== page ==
PARLIAMENT yesterday announced that the new amendments on the National Peace and Reconciliation Bill will change all sections condemned by members of the public in the previous Bill.
Source: Condemned National Peace Bill to be amended: Parly – NewsDay Zimbabwe March 11, 2017
by VENERANDA LANGA
Damian Mumvuri, the chairperson of the Parliamentary Thematic Committee on Peace and Security, told journalists during a media briefing in Parliament that the two committees will from next Monday embark on public hearings throughout the country to gather fresh views from people on the Bill sponsored by Vice-President Phelekezela Mphoko.
Mphoko heads the Peace and Reconciliation ministry.
“In 2015 we did go to gather people’s views on the Bill but it did not get their approval and it was then withdrawn,” Mumvuri said.
“This time we are going back to the people with an amended Bill to gather fresh views,” he said.
Fortune Chasi the acting chairperson of the Portfolio Committee on Justice said it is important that people turn up to give their views as the important Bill.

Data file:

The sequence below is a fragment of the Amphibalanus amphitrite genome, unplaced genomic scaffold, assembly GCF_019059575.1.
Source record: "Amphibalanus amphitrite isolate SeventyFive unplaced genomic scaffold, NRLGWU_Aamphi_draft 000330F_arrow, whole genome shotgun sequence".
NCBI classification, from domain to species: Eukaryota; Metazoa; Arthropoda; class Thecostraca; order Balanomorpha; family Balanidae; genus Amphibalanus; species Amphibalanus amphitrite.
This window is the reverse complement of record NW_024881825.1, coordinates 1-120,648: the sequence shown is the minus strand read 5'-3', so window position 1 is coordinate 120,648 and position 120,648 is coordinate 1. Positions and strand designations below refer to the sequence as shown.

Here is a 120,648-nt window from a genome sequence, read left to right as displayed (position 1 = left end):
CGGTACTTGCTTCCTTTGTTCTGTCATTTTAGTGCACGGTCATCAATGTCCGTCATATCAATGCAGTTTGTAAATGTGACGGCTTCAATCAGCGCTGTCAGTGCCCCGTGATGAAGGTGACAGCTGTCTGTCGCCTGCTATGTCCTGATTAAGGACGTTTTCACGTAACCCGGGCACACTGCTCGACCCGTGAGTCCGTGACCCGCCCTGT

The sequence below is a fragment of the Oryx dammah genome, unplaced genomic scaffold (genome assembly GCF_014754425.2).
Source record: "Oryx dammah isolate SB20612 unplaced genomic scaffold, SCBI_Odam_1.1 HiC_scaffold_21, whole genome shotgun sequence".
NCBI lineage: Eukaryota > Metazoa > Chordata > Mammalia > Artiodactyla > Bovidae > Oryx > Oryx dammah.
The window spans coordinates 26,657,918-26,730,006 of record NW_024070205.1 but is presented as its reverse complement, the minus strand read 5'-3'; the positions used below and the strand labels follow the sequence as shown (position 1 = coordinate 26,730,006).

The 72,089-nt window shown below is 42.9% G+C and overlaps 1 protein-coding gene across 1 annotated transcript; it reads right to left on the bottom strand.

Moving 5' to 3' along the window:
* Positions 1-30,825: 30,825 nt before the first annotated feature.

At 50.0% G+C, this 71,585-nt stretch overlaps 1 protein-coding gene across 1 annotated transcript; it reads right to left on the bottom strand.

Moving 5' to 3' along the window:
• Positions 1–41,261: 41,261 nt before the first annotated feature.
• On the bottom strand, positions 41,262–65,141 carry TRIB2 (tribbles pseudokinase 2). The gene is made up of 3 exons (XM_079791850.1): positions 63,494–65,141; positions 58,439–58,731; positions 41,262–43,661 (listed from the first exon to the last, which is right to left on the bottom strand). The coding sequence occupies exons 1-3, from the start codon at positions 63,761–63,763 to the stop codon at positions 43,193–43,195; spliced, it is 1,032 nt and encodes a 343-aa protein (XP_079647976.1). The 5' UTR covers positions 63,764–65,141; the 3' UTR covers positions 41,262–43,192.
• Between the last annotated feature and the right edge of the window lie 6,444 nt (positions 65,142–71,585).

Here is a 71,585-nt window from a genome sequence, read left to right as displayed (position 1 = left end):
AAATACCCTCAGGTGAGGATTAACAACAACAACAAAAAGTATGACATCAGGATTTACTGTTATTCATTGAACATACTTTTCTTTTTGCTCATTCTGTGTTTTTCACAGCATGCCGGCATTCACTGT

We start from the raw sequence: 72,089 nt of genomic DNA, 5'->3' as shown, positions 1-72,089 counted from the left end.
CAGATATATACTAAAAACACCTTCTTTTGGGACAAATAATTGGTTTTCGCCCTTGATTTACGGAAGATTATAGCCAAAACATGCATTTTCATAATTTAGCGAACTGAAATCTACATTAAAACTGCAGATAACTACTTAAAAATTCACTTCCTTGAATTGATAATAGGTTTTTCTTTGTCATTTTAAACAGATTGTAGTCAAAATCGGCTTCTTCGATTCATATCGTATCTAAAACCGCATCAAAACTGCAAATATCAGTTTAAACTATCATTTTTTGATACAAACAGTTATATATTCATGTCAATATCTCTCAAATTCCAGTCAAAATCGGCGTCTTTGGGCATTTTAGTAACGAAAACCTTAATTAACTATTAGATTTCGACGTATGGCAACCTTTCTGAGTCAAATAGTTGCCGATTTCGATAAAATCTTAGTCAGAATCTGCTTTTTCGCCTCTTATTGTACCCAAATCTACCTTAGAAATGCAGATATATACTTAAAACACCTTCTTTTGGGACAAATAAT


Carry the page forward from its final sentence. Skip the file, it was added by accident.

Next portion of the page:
“There is a lot of public interest in the Bill and the fact that there has been considerable delay to set up the commission will result in a limited lifespan for the commission which has a lifespan of 10 years and already three years are gone,” Chasi said.
He said some of the reasons that the Bill was rejected by people when Parliament called for public hearings in 2015 were that it failed to provide safe and impartial space for hearing of matters before the commission.
Other reasons for its rejection were that the commission was supposed to report its finding and make recommendations to the minister, but the minister had room to reject the recommendations. The minister had also been given powers to appoint the chief executive officer and secretary, of which people said this, would defeat the commission’s independence.
“The new Bill is in a sense considerable revamped and with new input from the public we hope this time the Bill will said through,” Chasi said.
Legal experts Veritas said there are now only just over six years for the Commission to complete its supremely important mission, adding before the Parliament processes to pass the Bill, another few months will be lost.
“The passing into law of this new Bill is a matter of the highest priority. Any attempt to use the public hearings as a means of delaying further progress on the Bill should be resisted,” Veritas said.
The public hearings will be held in Victoria Falls, Bulawayo, Plumtree, Gweru, Masvingo, Mutare, Marondera, Bindura, Chinhoyi and Harare.